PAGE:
Meet Unstoppable Advocate for Minority Health Christopher Reed
Meet Unstoppable Advocate for Minority Health Christopher Reed

April 2, 2024

Determined to alleviate healthcare disparities for minorities, J. Christopher Reed, JD, urges our lupus community to use the power of National Minority Health Month to spotlight the issue this April.

First diagnosed at 16, Christopher fought debilitating lupus symptoms to graduate college in eight years and then Tulane University Law School in three. Throughout college and upon graduation, barriers to accessing healthcare hit him head on. Whenever Christopher was too ill to be enrolled, he couldn’t be covered under his parents’ medical insurance because he wasn’t a student. And during the one month between being a law student and his first job as an attorney, he once again had no health insurance while facing lupus nephritis and its treatment side effects.

“April is the time to bring light to an issue that is rampant in the U.S. – the absence of healthcare and follow-up healthcare in minority populations,” he noted. “Health equity can only be achieved when everyone has access to affordable healthcare.”

Christopher is particularly passionate about making sure that minority populations are fairly represented in lupus clinical trials. “Without diversity in lupus research, we can’t understand the genetics behind the disease, and we will never find better treatments or a cure.”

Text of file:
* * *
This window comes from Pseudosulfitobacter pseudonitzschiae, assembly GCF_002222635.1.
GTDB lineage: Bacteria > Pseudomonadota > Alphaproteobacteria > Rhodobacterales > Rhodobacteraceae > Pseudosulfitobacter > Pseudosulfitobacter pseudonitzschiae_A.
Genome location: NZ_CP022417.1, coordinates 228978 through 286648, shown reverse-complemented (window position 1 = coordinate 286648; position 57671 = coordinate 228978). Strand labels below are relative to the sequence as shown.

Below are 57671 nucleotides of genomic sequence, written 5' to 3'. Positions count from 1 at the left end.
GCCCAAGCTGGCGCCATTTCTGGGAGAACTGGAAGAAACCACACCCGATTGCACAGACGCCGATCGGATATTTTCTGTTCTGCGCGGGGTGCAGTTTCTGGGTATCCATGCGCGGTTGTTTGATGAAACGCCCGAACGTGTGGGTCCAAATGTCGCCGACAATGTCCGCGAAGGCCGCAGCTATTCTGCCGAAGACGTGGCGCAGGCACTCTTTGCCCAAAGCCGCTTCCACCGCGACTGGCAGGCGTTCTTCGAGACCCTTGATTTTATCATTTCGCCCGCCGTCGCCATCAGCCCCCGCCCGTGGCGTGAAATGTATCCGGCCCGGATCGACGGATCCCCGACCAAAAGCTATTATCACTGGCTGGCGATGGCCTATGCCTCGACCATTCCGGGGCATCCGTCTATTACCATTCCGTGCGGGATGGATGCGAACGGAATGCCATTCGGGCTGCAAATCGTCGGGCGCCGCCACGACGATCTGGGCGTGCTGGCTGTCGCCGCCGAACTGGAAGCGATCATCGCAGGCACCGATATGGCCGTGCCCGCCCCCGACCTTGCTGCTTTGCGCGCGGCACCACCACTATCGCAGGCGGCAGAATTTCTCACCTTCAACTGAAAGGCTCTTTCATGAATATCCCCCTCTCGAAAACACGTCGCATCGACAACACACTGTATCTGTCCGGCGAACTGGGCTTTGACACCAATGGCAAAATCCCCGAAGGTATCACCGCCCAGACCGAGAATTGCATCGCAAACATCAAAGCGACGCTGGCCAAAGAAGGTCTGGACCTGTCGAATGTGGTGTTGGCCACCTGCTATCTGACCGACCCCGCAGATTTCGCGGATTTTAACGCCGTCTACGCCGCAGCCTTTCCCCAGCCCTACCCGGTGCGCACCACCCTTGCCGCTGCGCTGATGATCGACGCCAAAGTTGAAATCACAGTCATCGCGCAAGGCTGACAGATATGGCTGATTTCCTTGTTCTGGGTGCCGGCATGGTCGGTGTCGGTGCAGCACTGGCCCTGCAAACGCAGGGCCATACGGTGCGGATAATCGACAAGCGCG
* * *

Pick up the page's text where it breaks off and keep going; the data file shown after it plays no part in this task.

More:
To help ensure that diversity in clinical research is achieved, Christopher is working with the LRA’s clinical research affiliate Lupus Therapeutics as a member of the Steering Committee of Project CHANGE – a community-driven approach to address systemic challenges contributing to the underrepresentation of people of color, particularly Black people, in lupus clinical trials.

Christopher sees education as a critical solution.  Having found participating in a clinical trial much like seeing his regular physician, he often tells people that their fears about joining a trial, while understandable, may lessen if they learn more about the process. “In our past, clinical trials were not performed properly, but things have changed. Now, these studies are highly regulated, and there are so many people working in the best interest of the patient to make sure trials are safe and efficient.  I advise educating yourself and finding out about the trials in your area.” He also believes in learning everything you can about lupus.  “I read everything I can. That knowledge enables me to talk to my doctors in a more informed way.”

Seeing people who are getting sicker without the right care is what drives Christopher to do all he can to help.  He has volunteered for the Lupus Foundation of America’s Georgia Chapter for many years, and recently left practicing law to join the nonprofit Sister Love to lobby for improvements to health policy. He also serves on advisory boards for Emory University School of Medicine Division of Rheumatology and the American College of Rheumatology. In addition, Christopher has provided the patient perspective to the LRA’s Research Strategic Planning Committee, led several public health initiatives on lupus, and led a state government advisory council on lupus.

“I felt that having lupus is my true purpose and it’s been the catalyst to get involved, and most recently to change my career to health policy.”

He urges people to use their voice however they can. “Speak at health fairs and town hall meetings about the disease. Talk to your elected officials about the need for lupus research funding and health equity. Connect with corporate executives about donations to lupus research. Talk to the person at the lunch counter. If we all speak, our voices will be heard, and we will see better ways to diagnose, treat and even cure lupus.”

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